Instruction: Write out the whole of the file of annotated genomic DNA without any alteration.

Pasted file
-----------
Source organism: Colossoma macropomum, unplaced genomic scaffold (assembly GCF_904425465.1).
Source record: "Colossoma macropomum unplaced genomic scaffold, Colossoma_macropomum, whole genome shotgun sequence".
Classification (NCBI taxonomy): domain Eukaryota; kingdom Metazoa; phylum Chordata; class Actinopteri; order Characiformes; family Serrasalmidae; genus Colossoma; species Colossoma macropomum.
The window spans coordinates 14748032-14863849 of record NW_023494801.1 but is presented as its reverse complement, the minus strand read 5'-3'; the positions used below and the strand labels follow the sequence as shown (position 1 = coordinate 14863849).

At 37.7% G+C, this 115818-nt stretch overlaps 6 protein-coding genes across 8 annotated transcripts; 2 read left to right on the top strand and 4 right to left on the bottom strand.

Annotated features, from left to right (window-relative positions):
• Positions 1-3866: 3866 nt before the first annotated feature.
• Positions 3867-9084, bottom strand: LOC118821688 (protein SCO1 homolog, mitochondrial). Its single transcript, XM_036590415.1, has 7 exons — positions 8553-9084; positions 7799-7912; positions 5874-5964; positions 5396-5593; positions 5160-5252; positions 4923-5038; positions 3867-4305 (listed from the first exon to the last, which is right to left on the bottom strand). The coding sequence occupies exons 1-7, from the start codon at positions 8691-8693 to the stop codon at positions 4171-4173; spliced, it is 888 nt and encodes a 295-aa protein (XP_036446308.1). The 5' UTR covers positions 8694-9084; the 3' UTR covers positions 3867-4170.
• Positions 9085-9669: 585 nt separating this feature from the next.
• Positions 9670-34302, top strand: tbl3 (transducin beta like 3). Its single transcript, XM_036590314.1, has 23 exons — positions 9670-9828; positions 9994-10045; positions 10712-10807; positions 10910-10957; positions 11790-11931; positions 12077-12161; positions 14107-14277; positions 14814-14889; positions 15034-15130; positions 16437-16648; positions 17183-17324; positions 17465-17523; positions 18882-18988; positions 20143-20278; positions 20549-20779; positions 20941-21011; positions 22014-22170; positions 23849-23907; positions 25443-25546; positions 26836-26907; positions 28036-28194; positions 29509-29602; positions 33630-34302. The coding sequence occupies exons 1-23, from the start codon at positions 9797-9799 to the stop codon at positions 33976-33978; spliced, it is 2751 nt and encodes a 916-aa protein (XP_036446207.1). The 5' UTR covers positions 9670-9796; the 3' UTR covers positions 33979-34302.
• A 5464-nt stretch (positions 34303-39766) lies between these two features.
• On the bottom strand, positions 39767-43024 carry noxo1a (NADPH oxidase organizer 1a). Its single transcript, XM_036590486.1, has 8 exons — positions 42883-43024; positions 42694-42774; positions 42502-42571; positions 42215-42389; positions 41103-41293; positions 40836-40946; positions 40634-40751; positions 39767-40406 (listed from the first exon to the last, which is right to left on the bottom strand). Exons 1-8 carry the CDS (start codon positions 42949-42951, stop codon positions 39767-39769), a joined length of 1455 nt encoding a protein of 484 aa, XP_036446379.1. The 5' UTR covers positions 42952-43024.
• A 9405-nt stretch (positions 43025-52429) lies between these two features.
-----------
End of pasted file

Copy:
Source organism: Colossoma macropomum, unplaced genomic scaffold (assembly GCF_904425465.1).
Source record: "Colossoma macropomum unplaced genomic scaffold, Colossoma_macropomum, whole genome shotgun sequence".
Classification (NCBI taxonomy): domain Eukaryota; kingdom Metazoa; phylum Chordata; class Actinopteri; order Characiformes; family Serrasalmidae; genus Colossoma; species Colossoma macropomum.
The window spans coordinates 14748032-14863849 of record NW_023494801.1 but is presented as its reverse complement, the minus strand read 5'-3'; the positions used below and the strand labels follow the sequence as shown (position 1 = coordinate 14863849).

At 37.7% G+C, this 115818-nt stretch overlaps 6 protein-coding genes across 8 annotated transcripts; 2 read left to right on the top strand and 4 right to left on the bottom strand.

Annotated features, from left to right (window-relative positions):
• Positions 1-3866: 3866 nt before the first annotated feature.
• Positions 3867-9084, bottom strand: LOC118821688 (protein SCO1 homolog, mitochondrial). Its single transcript, XM_036590415.1, has 7 exons — positions 8553-9084; positions 7799-7912; positions 5874-5964; positions 5396-5593; positions 5160-5252; positions 4923-5038; positions 3867-4305 (listed from the first exon to the last, which is right to left on the bottom strand). The coding sequence occupies exons 1-7, from the start codon at positions 8691-8693 to the stop codon at positions 4171-4173; spliced, it is 888 nt and encodes a 295-aa protein (XP_036446308.1). The 5' UTR covers positions 8694-9084; the 3' UTR covers positions 3867-4170.
• Positions 9085-9669: 585 nt separating this feature from the next.
• Positions 9670-34302, top strand: tbl3 (transducin beta like 3). Its single transcript, XM_036590314.1, has 23 exons — positions 9670-9828; positions 9994-10045; positions 10712-10807; positions 10910-10957; positions 11790-11931; positions 12077-12161; positions 14107-14277; positions 14814-14889; positions 15034-15130; positions 16437-16648; positions 17183-17324; positions 17465-17523; positions 18882-18988; positions 20143-20278; positions 20549-20779; positions 20941-21011; positions 22014-22170; positions 23849-23907; positions 25443-25546; positions 26836-26907; positions 28036-28194; positions 29509-29602; positions 33630-34302. The coding sequence occupies exons 1-23, from the start codon at positions 9797-9799 to the stop codon at positions 33976-33978; spliced, it is 2751 nt and encodes a 916-aa protein (XP_036446207.1). The 5' UTR covers positions 9670-9796; the 3' UTR covers positions 33979-34302.
• A 5464-nt stretch (positions 34303-39766) lies between these two features.
• On the bottom strand, positions 39767-43024 carry noxo1a (NADPH oxidase organizer 1a). Its single transcript, XM_036590486.1, has 8 exons — positions 42883-43024; positions 42694-42774; positions 42502-42571; positions 42215-42389; positions 41103-41293; positions 40836-40946; positions 40634-40751; positions 39767-40406 (listed from the first exon to the last, which is right to left on the bottom strand). Exons 1-8 carry the CDS (start codon positions 42949-42951, stop codon positions 39767-39769), a joined length of 1455 nt encoding a protein of 484 aa, XP_036446379.1. The 5' UTR covers positions 42952-43024.
• A 9405-nt stretch (positions 43025-52429) lies between these two features.